Cape Cod is here improved over the Block manuscript by being reconnected to the mainland, the narrow strait having been removed. The coastline between here and Narragansett Bay, which can be clearly recognised, is not so accurate. 'Adriaen Blocx Eylandt' leads us to the 'Versche Rivier', or Connecticut River, which Block ascended as far as possible. 't Lange Eyland' is named; however, it is incorrectly too far east, being applied to what is possibly Fishers Island. 'De Groote bay' marks Long Island Sound. The Hudson River is still notnamed as such, but is littered with Dutch settlements, and the failed Fort Nassau is here depicted renamed as 'Fort Orange'. He does, however, improve on the direction of its flow. Blaeu separates the sources of the Hudson and Delaware Rivers which had been causing some confusion. 'Nieu Amsterdam' is correctly marked as a fort at the tip of an island separated on the east side by 'Hellegat', or the East River. The coastline south of Sandy Hook also shows signs of improvement.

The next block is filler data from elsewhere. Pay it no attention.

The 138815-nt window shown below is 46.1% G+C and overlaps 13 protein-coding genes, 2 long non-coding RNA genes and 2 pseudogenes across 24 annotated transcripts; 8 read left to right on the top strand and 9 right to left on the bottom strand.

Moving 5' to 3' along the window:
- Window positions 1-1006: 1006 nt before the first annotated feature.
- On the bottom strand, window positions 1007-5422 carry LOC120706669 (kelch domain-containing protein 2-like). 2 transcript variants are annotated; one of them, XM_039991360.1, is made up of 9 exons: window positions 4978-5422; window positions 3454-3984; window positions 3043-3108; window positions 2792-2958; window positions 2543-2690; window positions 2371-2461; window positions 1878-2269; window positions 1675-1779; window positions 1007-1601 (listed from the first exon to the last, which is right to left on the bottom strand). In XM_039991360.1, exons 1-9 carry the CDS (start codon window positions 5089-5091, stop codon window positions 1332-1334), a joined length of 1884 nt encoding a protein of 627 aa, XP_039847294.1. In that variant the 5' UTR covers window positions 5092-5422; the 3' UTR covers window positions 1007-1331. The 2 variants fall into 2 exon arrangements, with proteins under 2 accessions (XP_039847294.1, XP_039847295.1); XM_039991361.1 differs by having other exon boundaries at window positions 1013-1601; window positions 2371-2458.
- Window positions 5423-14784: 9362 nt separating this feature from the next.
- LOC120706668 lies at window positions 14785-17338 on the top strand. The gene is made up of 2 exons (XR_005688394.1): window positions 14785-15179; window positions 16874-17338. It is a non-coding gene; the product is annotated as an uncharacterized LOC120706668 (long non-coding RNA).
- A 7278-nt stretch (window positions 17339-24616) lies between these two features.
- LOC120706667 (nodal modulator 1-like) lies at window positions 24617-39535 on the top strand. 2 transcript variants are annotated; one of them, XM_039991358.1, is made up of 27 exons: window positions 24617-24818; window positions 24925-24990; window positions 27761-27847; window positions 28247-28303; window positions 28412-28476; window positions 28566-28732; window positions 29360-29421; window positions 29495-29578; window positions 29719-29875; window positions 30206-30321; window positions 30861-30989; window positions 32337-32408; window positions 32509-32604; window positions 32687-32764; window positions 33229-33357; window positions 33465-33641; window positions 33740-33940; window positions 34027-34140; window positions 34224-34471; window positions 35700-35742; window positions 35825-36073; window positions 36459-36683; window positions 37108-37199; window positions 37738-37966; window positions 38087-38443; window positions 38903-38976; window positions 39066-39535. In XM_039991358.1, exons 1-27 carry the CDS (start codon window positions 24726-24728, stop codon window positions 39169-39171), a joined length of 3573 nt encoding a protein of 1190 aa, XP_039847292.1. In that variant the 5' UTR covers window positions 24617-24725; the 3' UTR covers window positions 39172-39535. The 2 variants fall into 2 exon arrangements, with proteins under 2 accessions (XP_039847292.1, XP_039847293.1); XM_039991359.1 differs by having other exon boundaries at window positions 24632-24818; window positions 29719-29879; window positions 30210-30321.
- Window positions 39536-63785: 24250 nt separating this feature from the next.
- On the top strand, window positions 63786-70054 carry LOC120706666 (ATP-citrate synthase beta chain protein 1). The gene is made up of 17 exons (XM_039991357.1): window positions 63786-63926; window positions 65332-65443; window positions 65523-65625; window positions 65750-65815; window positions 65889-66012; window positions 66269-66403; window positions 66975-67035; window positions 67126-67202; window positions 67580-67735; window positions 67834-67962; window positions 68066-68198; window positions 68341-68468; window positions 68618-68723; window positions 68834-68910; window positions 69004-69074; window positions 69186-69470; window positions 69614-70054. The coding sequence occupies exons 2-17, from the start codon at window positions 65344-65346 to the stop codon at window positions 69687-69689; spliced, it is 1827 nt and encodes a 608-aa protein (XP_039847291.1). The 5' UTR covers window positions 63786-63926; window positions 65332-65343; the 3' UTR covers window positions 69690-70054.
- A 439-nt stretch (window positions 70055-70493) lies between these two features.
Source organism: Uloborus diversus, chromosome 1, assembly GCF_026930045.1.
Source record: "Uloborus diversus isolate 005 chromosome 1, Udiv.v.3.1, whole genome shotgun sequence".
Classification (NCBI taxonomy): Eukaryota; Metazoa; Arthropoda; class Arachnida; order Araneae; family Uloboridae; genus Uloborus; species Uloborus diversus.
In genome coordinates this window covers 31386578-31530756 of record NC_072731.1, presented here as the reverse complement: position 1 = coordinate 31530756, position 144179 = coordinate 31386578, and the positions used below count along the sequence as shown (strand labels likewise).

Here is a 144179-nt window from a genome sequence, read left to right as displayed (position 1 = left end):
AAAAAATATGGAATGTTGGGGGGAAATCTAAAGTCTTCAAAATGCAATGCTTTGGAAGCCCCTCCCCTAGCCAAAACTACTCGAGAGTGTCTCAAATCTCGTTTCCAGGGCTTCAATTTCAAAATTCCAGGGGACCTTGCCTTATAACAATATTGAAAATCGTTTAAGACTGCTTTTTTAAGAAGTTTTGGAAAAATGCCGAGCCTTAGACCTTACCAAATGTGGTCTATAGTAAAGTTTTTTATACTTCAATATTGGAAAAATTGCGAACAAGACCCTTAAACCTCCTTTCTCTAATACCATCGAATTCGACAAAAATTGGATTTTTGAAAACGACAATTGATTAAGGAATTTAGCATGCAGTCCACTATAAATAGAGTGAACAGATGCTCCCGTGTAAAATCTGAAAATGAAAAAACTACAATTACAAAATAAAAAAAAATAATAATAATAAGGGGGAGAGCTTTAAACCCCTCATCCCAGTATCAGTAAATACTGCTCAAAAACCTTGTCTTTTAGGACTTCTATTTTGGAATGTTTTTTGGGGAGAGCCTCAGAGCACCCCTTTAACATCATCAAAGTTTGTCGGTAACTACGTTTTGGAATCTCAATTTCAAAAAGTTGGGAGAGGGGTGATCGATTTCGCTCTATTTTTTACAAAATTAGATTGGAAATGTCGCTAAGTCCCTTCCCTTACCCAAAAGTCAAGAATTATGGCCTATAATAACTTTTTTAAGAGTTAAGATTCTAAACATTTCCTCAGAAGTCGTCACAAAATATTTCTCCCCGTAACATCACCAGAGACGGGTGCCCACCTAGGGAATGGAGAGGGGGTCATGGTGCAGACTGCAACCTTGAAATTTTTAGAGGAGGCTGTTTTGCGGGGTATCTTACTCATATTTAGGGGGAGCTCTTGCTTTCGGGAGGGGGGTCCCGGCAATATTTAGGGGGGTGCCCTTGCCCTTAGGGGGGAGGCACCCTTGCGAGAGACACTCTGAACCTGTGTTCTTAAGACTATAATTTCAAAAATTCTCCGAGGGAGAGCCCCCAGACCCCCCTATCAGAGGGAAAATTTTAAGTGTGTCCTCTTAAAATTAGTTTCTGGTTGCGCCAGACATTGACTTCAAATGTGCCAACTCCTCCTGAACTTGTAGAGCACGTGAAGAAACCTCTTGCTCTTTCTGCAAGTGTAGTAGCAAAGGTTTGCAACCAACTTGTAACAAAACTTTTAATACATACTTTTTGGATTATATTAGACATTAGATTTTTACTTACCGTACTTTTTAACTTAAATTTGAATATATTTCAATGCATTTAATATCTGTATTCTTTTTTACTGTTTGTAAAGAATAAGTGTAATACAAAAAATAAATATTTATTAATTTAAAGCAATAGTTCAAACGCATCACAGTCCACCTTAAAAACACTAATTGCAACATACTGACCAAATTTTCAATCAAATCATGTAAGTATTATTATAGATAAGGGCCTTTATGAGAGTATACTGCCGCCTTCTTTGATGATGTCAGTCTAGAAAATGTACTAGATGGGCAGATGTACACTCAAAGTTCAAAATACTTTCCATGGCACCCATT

The whole map is adorned by deer, foxes, bears, egrets, rabbits, cranes and turkeys. Beavers, polecats and otters appear on a printed map for the first time. The Mohawk Indian village top right is derived from the de Bry-White engravings.
The map survived through the remaining publishing history of the Blaeu house. Willem Blaeu himself died in 1638, and the business passed to his sons, Cornelis and Joan. The latter, particularly, carried the family name and was the driving force behind the multi-volume 'Atlas Major'. On 23 February 1672 a fire at the firm destroyed its cartographic production. Some plates were dispersed at auction but this map is not known to have been reissued."
"Oriented west to the top of the plate, this beautiful map of New England and the New Netherlands is one of the earliest detailed maps to include that part of North America colonised by the Dutch, and is the first printed map showing Indian canoes and several Noth American fauna such as turkeys, beavers, polecats and otters.